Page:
Harvard University to Sell $1.1 Billion in Bonds to Lock in Lower Rates

Harvard University, the country’s richest college, is issuing $1.1 billion in bonds so it can access funding costs at a time when steep interest rate cuts have been made in response to the coronavirus pandemic, reported Bloomberg.

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The move is designed to lock in the lower rates, a Harvard spokesman told Bloomberg. The proceeds of the bond offering will be used to refinance outstanding debt, Bloomberg said, citing a Moody’s Investors Service report.

The university last month projected a drop in revenue and a slowdown in philanthropy due to the economic turmoil caused by the pandemic. Harvard has a $40.9 billion endowment.

The higher education sector as a whole will be hit hard due to revenue losses, endowment-related investment losses, losses from tuition and room and board refunds and the cancellation of a variety of events including sporting competitions.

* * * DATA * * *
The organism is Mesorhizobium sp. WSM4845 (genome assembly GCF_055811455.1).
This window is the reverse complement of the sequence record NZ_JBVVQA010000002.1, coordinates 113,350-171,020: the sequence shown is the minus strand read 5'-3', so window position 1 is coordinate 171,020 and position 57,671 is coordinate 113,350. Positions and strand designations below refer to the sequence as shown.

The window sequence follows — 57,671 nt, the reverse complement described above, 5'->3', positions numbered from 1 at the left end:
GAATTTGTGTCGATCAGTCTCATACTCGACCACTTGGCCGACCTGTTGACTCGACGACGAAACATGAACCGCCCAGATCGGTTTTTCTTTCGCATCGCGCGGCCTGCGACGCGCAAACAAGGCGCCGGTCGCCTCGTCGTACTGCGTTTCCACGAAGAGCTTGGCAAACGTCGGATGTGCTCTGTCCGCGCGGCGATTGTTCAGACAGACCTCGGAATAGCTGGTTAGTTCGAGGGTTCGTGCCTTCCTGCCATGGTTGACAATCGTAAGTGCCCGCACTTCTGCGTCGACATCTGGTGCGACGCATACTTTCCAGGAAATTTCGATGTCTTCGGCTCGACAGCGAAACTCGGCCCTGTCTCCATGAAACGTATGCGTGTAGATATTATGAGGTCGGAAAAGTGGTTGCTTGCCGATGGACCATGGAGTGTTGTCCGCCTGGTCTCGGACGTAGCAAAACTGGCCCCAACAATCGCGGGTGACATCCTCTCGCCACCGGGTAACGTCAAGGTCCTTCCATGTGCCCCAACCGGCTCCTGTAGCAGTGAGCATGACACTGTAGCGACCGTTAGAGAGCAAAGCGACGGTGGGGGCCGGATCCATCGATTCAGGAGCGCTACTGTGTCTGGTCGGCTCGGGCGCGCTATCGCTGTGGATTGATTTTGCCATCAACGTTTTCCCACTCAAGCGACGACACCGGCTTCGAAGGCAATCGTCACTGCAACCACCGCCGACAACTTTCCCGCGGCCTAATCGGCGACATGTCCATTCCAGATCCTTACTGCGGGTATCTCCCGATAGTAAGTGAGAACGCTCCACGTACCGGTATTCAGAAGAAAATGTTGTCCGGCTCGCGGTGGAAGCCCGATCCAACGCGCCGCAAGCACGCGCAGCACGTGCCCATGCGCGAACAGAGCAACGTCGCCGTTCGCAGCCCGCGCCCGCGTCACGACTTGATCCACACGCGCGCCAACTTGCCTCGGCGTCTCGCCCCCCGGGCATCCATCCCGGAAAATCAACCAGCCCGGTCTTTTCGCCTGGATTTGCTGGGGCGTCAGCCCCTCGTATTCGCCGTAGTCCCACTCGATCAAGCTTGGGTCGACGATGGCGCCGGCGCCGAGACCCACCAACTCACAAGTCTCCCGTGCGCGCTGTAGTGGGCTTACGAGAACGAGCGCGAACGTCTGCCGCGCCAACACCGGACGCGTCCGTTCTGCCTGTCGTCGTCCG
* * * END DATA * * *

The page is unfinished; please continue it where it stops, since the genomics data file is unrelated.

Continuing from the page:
Still, for Harvard, this bond offering “is part of long-term planned debt activity,” said Susan Shaffer, a vice president at Moody’s who specializes in higher education.

“Their liquidity is ample. They are very well managed and had already put into place, as most top-notch universities do, regular scenario analysis for potential recessionary conditions or other things that could cause operational stress. This could be smart timing because interest rates are low,” Shaffer said.